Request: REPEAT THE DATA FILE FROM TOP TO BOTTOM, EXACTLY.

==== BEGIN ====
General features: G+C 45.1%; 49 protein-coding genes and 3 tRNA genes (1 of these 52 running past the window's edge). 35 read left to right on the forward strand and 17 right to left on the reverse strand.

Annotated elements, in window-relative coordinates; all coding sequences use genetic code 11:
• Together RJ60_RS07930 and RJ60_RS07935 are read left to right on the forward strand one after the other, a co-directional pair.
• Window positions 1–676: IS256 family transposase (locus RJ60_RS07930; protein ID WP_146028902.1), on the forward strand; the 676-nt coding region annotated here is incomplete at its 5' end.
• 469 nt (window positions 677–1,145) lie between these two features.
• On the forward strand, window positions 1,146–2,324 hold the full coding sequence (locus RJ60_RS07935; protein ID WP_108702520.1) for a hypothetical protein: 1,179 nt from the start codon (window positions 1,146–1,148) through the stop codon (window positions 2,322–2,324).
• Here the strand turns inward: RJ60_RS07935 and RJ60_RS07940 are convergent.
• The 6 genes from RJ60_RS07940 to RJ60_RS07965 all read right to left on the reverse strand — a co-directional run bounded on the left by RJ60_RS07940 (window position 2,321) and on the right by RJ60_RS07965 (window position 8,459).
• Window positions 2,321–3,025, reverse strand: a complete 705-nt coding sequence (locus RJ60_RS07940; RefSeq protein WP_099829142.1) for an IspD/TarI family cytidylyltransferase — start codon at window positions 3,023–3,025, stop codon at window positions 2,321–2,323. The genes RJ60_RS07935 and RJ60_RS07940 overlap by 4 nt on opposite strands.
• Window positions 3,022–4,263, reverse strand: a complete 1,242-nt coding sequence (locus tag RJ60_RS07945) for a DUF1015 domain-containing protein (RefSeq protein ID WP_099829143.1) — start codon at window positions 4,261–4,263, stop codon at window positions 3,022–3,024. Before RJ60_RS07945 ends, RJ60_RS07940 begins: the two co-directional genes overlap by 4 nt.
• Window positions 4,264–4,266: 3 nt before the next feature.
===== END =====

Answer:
General features: G+C 45.1%; 49 protein-coding genes and 3 tRNA genes (1 of these 52 running past the window's edge). 35 read left to right on the forward strand and 17 right to left on the reverse strand.

Annotated elements, in window-relative coordinates; all coding sequences use genetic code 11:
• Together RJ60_RS07930 and RJ60_RS07935 are read left to right on the forward strand one after the other, a co-directional pair.
• Window positions 1–676: IS256 family transposase (locus RJ60_RS07930; protein ID WP_146028902.1), on the forward strand; the 676-nt coding region annotated here is incomplete at its 5' end.
• 469 nt (window positions 677–1,145) lie between these two features.
• On the forward strand, window positions 1,146–2,324 hold the full coding sequence (locus RJ60_RS07935; protein ID WP_108702520.1) for a hypothetical protein: 1,179 nt from the start codon (window positions 1,146–1,148) through the stop codon (window positions 2,322–2,324).
• Here the strand turns inward: RJ60_RS07935 and RJ60_RS07940 are convergent.
• The 6 genes from RJ60_RS07940 to RJ60_RS07965 all read right to left on the reverse strand — a co-directional run bounded on the left by RJ60_RS07940 (window position 2,321) and on the right by RJ60_RS07965 (window position 8,459).
• Window positions 2,321–3,025, reverse strand: a complete 705-nt coding sequence (locus RJ60_RS07940; RefSeq protein WP_099829142.1) for an IspD/TarI family cytidylyltransferase — start codon at window positions 3,023–3,025, stop codon at window positions 2,321–2,323. The genes RJ60_RS07935 and RJ60_RS07940 overlap by 4 nt on opposite strands.
• Window positions 3,022–4,263, reverse strand: a complete 1,242-nt coding sequence (locus tag RJ60_RS07945) for a DUF1015 domain-containing protein (RefSeq protein ID WP_099829143.1) — start codon at window positions 4,261–4,263, stop codon at window positions 3,022–3,024. Before RJ60_RS07945 ends, RJ60_RS07940 begins: the two co-directional genes overlap by 4 nt.
• Window positions 4,264–4,266: 3 nt before the next feature.